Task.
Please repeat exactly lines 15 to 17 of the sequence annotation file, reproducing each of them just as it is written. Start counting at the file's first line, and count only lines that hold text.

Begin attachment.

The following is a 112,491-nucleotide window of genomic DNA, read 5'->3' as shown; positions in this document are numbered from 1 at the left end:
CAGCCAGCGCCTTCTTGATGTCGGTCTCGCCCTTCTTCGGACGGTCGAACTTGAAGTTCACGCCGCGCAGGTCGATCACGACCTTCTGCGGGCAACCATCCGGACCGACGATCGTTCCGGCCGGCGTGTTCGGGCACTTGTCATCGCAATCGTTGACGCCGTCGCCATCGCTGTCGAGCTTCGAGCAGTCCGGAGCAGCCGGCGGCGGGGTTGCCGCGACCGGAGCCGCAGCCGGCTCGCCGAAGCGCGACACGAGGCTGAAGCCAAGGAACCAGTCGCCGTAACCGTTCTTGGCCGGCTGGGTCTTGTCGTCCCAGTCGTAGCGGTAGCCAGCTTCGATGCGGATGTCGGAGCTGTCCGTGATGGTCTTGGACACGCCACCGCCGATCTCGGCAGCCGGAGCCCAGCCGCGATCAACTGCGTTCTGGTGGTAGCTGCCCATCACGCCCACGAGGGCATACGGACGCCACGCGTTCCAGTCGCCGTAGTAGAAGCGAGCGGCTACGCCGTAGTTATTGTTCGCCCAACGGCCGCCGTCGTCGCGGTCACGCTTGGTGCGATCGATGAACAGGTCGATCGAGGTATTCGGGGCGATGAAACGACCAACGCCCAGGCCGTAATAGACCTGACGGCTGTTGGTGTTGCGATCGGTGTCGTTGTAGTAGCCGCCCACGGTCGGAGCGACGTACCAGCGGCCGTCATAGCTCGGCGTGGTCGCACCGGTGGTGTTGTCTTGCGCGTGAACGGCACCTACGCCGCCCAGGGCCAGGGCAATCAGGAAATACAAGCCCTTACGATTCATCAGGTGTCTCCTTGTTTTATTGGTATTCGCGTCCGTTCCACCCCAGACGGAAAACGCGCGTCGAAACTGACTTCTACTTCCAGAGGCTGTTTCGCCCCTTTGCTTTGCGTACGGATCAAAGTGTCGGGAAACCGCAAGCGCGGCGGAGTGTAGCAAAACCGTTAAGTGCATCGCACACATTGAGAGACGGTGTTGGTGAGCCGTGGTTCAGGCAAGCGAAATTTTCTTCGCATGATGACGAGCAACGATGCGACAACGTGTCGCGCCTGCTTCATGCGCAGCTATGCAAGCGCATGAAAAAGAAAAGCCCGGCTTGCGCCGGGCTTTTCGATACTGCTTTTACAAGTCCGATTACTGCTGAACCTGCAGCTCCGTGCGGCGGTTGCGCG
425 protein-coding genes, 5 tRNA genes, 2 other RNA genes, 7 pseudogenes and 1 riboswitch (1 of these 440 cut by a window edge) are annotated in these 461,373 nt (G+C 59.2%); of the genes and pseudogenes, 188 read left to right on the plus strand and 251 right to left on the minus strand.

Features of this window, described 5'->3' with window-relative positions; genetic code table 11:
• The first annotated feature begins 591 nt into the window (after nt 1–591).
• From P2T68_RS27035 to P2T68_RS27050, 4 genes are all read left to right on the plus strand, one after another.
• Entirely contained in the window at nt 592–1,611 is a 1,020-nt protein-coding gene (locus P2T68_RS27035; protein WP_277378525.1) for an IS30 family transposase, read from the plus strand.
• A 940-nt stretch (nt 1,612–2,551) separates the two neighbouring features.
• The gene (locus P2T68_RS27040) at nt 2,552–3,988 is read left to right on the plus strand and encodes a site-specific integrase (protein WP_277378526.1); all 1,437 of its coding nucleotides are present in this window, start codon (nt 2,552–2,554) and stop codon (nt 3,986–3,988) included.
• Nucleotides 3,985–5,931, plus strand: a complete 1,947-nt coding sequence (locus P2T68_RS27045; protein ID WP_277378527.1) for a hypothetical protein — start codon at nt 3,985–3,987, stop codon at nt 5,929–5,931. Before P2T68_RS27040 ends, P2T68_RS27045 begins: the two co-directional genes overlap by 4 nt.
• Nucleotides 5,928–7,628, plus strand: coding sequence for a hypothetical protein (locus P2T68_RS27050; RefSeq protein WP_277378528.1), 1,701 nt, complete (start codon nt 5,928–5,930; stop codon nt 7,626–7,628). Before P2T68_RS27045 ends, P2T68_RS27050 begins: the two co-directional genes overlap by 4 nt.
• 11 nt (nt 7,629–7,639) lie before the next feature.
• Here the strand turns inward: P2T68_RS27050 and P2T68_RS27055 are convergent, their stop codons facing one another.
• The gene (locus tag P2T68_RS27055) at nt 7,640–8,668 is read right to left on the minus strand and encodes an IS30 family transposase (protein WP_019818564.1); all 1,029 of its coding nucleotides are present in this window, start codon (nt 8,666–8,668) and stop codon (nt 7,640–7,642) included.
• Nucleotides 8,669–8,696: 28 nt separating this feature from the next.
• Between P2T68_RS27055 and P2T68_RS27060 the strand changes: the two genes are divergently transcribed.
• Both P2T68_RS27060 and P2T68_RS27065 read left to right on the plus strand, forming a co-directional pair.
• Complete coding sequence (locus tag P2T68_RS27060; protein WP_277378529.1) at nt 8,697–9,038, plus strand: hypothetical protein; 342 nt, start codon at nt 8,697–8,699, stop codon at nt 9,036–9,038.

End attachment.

• Nucleotides 8,669–8,696: 28 nt separating this feature from the next.
• Between P2T68_RS27055 and P2T68_RS27060 the strand changes: the two genes are divergently transcribed.
• Both P2T68_RS27060 and P2T68_RS27065 read left to right on the plus strand, forming a co-directional pair.